Limestone Sugarbush

Scientific Name
Protea obtusifolia H.Buek ex Meisn.
Higher Classification
Protea calocephala Meisn.
Common Names
Bredasdorp Sugarbush (e), Bredasdorp-suikerbos (a), Kalkrand-suikerbos (a), Limestone Sugarbush (e)
National Status
Status and Criteria
Near Threatened B1b(iii,v)+2b(iii,v)
Assessment Date
A.G. Rebelo, H. Mtshali & L. von Staden
Protea obtusifolia is a range-restricted species with an extent of occurrence (EOO) of 9426 km². It is however a locally abundant species with over 74 subpopulations known, many of which consist of dense stands of individuals. It is declining due to ongoing habitat degradation and over harvesting, but still remains at more than 10 locations. It therefore almost meets the thresholds for listing as Vulnerable under criterion B and is listed as Near Threatened.
South African endemic
Provincial distribution
Western Cape
This species is endemic to the coastal areas of the Western Cape Province, South Africa, where it occurs from Stanford to Gouritsrivier.
Habitat and Ecology
Major system
Major habitats
Overberg Dune Strandveld, Canca Limestone Fynbos, De Hoop Limestone Fynbos, Agulhas Limestone Fynbos, Hartenbos Dune Thicket
It grows on limestone pavements and outcrops on coastal forelands, 0-400 m. Mature individuals are killed by fires, and only seeds survive. Wind-dispersed seeds are stored in fire-resistant inflorescences, and released after fires. It is pollinated by birds.
Protea obtusifolia has lost 8% of its habitat to agricultural expansion. More than 20% of this species' limestone habitat continues to decline due to livestock farming and ranching, increasing densities of alien invasive plants and inappropriate fire management. It is also threatened by over-harvesting for the cut-flower industry. Climate-change models in combination with land transformation models predicted that the population will decline by 20-30% by 2025 (Bomhard et al. 2005), but this seems unlikely, and drought related mortality has not yet been observed. Climate change therefore remains a potential threat.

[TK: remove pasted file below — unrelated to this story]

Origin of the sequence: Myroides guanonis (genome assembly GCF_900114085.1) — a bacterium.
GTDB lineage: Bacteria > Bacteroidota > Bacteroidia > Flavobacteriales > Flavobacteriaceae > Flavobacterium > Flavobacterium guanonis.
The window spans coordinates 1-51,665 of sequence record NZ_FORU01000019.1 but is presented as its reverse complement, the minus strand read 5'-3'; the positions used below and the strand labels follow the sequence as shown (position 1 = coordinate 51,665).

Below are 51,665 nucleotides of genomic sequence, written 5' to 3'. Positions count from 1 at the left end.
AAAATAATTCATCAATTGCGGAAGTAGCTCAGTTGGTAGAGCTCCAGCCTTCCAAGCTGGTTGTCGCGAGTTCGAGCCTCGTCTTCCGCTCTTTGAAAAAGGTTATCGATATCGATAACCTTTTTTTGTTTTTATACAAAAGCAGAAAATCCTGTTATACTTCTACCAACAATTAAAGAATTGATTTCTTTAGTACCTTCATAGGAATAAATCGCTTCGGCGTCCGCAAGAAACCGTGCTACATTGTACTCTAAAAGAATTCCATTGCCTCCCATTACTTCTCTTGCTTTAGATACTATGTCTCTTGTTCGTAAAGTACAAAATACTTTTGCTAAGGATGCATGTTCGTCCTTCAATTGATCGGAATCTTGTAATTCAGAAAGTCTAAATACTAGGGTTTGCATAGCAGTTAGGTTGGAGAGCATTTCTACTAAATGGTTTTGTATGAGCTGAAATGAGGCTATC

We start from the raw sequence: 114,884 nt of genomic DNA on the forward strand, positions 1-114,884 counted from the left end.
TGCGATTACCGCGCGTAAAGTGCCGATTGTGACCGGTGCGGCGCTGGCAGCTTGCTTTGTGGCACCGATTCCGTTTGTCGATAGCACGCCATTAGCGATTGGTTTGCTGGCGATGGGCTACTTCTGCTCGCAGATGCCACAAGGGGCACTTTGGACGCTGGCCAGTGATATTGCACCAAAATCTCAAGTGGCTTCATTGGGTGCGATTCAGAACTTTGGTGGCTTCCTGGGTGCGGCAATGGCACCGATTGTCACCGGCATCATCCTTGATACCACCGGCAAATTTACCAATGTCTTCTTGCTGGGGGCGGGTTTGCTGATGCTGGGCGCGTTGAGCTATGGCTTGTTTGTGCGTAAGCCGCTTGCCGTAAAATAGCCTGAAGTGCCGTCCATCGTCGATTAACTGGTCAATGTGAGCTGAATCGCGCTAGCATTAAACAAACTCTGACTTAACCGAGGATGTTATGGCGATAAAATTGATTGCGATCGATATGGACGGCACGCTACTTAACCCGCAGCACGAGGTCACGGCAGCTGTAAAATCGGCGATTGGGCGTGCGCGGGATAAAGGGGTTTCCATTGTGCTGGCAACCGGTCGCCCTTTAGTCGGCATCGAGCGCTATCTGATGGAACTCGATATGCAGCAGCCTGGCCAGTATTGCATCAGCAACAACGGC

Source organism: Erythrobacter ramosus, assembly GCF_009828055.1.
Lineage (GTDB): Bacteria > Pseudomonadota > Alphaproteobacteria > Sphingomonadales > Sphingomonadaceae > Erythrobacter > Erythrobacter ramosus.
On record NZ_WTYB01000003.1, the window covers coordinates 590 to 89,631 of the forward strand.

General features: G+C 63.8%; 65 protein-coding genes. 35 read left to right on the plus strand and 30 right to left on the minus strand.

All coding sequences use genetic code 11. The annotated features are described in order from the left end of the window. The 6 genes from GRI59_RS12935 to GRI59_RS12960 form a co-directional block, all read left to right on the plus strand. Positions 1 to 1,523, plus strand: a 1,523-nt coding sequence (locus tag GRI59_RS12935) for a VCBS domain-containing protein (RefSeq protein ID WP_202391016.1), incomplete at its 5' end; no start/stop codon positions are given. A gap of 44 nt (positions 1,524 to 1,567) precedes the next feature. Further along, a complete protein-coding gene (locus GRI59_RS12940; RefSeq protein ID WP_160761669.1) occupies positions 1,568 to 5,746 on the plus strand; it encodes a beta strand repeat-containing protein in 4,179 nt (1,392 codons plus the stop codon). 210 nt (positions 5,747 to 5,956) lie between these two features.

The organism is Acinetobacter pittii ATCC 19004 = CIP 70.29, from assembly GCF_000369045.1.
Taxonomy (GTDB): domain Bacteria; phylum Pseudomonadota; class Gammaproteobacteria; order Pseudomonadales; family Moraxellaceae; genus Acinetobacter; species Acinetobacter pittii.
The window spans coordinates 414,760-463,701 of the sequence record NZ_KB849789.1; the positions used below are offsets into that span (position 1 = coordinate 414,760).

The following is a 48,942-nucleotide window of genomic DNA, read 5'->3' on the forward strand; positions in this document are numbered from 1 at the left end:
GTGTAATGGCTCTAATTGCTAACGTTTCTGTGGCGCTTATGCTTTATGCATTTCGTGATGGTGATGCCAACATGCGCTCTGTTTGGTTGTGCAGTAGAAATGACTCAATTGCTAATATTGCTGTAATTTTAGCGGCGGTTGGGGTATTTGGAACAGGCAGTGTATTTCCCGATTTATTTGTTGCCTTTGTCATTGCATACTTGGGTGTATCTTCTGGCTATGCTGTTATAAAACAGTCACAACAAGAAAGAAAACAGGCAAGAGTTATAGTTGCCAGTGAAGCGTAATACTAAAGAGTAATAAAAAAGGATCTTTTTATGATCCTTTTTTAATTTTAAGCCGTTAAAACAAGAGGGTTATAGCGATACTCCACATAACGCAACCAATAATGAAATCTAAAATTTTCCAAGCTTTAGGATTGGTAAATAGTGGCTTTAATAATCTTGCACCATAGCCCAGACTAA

This species has a restricted range, but is known from dense, extensive stands. At least 74 different subpopulations have been recorded. The population is declining due to habitat degradation and over harvesting.

Population trend
It occurs in De Hoop Nature Reserve and Groot Hagelkraal, Brandfontein-Rietfontein, TFDC Armscor and Reins Private nature reserves. It has a life history type that is sensitive to over harvesting and monitoring as well as management of the harvesting of this species is required (Privett et al., 2005).
Assessment History
Taxon assessed
Status and Criteria
Citation/Red List version
Protea obtusifolia H.Buek ex Meisn.NT A2c+3c+4cRaimondo et al. (2009)

Bomhard, B., Richardson, D.M., Donaldson, J.S., Hughes, G.O., Midgley, G.F., Raimondo, D.C., Rebelo, A.G., Rouget, M. and Thuiller, W. 2005. Potential impacts of future land use and climate change on the Red List status of the Proteaceae in the Cape Floristic Region, South Africa. Global Change Biology 11(9):1452-1468.

Goldblatt, P. and Manning, J.C. 2000. Cape Plants: A conspectus of the Cape Flora of South Africa. Strelitzia 9. National Botanical Institute, Cape Town.

Manning, J.C. and Goldblatt, P. 2012. Plants of the Greater Cape Floristic Region 1: The Core Cape Flora. Strelitzia 29. South African National Biodiversity Institute, Pretoria.

Privett, S., Bailey, R., Raimondo, D., Kirkwood, D. and Euston-Brown, D. 2005. A vulnerability index for rare and harvested plant species on the Agulhas Plain. Flower Valley Conservation Trust.

Raimondo, D., von Staden, L., Foden, W., Victor, J.E., Helme, N.A., Turner, R.C., Kamundi, D.A. and Manyama, P.A. 2009. Red List of South African Plants. Strelitzia 25. South African National Biodiversity Institute, Pretoria.

Rebelo, T. 2001. Sasol Proteas: A field guide to the proteas of southern Africa. (2nd ed.). Fernwood Press, Vlaeberg, Cape Town.

Rebelo, A.G., Mtshali, H. & von Staden, L. 2020. Protea obtusifolia H.Buek ex Meisn. National Assessment: Red List of South African Plants version . Accessed on 2024/04/17

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Distribution map

© D. Turner

© D. Turner

© D. Turner

© C. Paterson-Jones

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